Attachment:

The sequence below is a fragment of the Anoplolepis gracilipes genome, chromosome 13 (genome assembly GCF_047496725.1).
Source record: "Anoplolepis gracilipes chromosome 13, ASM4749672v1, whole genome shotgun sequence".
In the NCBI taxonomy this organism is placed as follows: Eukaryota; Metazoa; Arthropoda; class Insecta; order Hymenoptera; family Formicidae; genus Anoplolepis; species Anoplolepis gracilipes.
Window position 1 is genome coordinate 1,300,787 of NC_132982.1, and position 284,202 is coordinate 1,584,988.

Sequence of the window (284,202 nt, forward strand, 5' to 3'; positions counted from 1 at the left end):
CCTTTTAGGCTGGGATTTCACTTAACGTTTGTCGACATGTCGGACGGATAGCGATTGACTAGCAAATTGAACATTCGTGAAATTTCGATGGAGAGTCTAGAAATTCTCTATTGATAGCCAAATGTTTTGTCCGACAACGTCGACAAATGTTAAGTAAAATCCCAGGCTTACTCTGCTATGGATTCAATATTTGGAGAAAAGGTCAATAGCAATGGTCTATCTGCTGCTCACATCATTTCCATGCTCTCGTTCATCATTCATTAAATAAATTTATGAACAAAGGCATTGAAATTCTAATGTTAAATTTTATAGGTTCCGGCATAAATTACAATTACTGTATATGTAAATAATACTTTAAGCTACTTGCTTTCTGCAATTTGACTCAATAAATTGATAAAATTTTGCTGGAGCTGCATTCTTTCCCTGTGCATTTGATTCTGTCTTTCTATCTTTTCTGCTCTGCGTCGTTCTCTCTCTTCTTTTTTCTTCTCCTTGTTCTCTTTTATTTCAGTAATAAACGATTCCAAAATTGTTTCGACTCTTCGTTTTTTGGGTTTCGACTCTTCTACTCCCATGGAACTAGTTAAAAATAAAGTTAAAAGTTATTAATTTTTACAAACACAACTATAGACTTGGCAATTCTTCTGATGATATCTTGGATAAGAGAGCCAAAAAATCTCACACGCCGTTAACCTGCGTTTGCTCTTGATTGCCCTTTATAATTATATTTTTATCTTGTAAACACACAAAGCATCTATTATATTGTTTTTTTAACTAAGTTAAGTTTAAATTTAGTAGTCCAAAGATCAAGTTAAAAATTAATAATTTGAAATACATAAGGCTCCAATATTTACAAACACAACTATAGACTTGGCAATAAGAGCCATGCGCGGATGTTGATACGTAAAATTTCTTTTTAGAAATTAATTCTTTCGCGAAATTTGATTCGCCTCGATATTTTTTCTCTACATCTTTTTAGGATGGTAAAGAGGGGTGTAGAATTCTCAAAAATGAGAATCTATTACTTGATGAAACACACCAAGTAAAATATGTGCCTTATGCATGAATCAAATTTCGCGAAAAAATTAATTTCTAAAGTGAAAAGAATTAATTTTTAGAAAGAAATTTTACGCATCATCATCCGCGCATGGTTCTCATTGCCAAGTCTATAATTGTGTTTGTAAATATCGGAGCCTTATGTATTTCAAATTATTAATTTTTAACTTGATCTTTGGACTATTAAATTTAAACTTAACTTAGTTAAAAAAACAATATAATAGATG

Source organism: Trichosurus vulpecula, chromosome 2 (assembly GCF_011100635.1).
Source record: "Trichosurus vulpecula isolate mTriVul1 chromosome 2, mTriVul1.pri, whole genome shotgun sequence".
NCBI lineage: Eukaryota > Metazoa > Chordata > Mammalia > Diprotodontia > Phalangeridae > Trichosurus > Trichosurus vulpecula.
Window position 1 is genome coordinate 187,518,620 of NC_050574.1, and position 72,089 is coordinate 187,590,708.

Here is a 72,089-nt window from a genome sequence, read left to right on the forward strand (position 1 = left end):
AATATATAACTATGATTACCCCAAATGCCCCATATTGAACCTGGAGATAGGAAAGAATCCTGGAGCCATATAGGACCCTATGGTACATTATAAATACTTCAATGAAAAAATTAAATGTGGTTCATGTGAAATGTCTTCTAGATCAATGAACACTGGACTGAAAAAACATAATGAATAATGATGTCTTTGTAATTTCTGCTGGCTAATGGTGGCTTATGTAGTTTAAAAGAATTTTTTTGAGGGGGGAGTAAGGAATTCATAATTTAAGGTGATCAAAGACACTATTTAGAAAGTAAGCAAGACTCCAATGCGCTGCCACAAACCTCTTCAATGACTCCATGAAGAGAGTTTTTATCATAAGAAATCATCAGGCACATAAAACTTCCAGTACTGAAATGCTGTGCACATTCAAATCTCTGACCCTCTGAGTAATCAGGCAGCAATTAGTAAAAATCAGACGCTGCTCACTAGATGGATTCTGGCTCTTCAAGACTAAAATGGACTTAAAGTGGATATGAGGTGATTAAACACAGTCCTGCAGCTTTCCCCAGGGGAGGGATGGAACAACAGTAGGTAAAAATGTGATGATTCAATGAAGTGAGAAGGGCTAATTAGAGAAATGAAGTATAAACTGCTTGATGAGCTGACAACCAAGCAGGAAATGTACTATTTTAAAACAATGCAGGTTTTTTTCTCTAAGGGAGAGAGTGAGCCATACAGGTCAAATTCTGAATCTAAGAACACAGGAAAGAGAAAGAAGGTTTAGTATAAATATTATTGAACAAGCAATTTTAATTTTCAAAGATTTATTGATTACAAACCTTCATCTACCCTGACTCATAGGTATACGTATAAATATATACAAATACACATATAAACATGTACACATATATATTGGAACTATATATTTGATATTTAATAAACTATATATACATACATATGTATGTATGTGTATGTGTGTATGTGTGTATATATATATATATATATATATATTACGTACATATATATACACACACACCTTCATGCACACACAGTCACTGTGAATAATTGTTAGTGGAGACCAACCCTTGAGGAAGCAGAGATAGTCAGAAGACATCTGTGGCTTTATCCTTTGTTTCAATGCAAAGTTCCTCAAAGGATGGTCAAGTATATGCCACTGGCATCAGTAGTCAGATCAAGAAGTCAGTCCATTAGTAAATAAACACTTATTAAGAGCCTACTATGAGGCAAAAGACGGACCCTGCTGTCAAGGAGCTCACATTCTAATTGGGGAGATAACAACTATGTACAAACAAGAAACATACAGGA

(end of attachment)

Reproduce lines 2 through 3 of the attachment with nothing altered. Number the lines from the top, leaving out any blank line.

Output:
Source record: "Anoplolepis gracilipes chromosome 13, ASM4749672v1, whole genome shotgun sequence".
In the NCBI taxonomy this organism is placed as follows: Eukaryota; Metazoa; Arthropoda; class Insecta; order Hymenoptera; family Formicidae; genus Anoplolepis; species Anoplolepis gracilipes.